Date of Award:

5-1-2014

Document Type:

Dissertation

Degree Name:

Doctor of Philosophy (PhD)

Department:

Psychology

Advisor/Chair:

Renee V. Galliher

Abstract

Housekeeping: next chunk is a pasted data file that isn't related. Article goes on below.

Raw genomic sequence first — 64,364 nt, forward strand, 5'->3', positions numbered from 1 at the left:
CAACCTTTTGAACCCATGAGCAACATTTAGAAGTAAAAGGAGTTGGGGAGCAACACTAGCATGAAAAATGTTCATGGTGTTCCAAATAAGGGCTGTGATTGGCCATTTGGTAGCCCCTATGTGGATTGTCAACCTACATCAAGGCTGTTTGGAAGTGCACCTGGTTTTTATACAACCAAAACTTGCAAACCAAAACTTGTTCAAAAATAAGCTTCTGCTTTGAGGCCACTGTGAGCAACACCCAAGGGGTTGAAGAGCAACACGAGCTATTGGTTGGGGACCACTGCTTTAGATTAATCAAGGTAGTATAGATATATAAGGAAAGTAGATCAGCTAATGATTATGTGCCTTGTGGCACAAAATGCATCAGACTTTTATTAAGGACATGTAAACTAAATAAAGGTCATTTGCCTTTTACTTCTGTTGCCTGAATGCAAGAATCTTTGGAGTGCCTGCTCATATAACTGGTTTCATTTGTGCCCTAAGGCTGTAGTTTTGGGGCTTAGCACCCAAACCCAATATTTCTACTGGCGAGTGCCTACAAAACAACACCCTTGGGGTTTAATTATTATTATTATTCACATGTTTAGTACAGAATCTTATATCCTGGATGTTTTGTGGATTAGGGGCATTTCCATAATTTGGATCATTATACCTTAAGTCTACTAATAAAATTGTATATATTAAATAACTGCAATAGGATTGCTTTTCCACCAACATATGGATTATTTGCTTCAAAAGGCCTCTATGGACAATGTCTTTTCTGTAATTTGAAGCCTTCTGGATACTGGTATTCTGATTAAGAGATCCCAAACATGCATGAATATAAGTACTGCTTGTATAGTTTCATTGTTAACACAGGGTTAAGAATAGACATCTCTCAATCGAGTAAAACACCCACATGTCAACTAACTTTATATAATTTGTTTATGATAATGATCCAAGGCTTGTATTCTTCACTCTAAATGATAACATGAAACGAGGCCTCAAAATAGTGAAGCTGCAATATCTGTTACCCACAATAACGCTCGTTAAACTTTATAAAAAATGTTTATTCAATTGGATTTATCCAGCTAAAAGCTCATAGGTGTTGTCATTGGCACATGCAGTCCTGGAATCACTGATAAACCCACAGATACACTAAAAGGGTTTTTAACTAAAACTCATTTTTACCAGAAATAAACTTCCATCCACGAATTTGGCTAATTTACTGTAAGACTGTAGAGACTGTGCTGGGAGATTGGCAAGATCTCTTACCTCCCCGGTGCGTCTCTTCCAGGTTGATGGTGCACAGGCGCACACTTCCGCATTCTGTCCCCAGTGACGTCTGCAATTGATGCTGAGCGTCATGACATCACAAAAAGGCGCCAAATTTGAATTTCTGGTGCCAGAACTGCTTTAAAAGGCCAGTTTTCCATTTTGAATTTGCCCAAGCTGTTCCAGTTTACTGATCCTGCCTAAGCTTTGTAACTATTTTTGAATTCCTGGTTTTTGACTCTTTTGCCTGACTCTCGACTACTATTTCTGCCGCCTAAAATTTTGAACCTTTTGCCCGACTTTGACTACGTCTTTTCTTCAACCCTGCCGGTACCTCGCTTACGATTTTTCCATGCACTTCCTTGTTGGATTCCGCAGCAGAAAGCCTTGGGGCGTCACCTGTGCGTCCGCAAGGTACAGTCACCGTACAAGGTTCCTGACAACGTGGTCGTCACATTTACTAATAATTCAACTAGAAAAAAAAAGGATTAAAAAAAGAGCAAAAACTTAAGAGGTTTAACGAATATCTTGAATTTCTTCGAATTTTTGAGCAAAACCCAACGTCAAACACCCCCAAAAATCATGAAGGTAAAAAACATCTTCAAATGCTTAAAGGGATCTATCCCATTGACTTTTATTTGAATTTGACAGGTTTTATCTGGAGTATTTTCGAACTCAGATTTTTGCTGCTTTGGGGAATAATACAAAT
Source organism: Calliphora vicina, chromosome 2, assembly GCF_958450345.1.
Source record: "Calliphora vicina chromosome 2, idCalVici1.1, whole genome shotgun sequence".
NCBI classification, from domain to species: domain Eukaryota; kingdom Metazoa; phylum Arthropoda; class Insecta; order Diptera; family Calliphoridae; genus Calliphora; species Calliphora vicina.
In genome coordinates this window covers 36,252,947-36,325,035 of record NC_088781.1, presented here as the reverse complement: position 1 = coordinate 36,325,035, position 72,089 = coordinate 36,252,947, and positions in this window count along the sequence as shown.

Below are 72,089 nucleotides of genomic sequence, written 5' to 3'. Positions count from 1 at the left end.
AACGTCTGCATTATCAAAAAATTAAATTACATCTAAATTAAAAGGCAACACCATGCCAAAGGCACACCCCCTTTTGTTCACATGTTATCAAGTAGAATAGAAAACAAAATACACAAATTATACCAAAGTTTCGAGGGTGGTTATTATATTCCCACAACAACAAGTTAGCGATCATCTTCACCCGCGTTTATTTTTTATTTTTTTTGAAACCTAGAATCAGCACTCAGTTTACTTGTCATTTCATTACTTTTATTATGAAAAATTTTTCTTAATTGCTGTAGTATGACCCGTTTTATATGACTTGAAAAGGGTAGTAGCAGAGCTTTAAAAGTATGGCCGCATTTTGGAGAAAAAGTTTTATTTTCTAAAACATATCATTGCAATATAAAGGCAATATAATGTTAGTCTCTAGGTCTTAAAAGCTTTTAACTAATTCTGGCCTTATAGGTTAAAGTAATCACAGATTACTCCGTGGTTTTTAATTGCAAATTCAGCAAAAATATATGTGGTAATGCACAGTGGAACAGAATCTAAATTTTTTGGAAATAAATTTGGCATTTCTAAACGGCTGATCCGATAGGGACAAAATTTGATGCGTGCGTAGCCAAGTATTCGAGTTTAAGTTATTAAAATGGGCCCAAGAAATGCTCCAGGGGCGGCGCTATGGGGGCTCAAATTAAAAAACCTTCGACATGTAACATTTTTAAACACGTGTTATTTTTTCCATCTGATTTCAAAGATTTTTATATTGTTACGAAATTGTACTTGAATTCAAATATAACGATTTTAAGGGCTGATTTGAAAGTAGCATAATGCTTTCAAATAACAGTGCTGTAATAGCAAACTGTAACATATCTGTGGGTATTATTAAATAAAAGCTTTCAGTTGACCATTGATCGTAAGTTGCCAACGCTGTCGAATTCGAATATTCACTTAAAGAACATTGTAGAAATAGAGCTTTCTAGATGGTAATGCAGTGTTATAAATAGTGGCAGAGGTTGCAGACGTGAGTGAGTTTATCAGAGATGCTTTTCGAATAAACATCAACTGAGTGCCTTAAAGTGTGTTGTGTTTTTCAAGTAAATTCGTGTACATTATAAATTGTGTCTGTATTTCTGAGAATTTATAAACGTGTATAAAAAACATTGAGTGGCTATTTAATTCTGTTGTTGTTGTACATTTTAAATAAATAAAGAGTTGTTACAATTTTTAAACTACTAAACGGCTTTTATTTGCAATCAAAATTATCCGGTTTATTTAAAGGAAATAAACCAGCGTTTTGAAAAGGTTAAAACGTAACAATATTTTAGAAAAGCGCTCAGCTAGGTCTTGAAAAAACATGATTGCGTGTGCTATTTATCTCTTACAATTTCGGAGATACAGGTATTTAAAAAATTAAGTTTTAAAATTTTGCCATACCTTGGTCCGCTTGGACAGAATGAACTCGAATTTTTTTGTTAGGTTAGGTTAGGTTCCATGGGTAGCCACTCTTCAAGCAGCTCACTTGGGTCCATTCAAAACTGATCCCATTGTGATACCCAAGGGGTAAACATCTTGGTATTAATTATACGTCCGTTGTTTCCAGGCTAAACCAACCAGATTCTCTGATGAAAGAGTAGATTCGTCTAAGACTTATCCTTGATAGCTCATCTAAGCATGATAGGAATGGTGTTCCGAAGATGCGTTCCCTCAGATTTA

Domestic violence (DV) touches the lives of many individuals in close, intimate relationships. Women of all ages, ethnicities, nationalities, and from all walks of life—the poor and the wealthy—demonstrate how widespread this phenomenon is and shed light to the deleterious effects of DV to individuals and society. While current research has demonstrated that progress has been made and is moving away from blaming individuals in abusive situations, few studies have broached this topic using qualitative methodology in order to give voice to women’s stories in hopes of better understanding their lived experiences. The goal of this study was to provide a better understanding of women’s stories and of the mechanisms that assist women in leaving violent relationships by obtaining a complete picture of their relationships from beginning to end. Thus, by gaining more insight into their sources of strength, resilience, and mechanisms that

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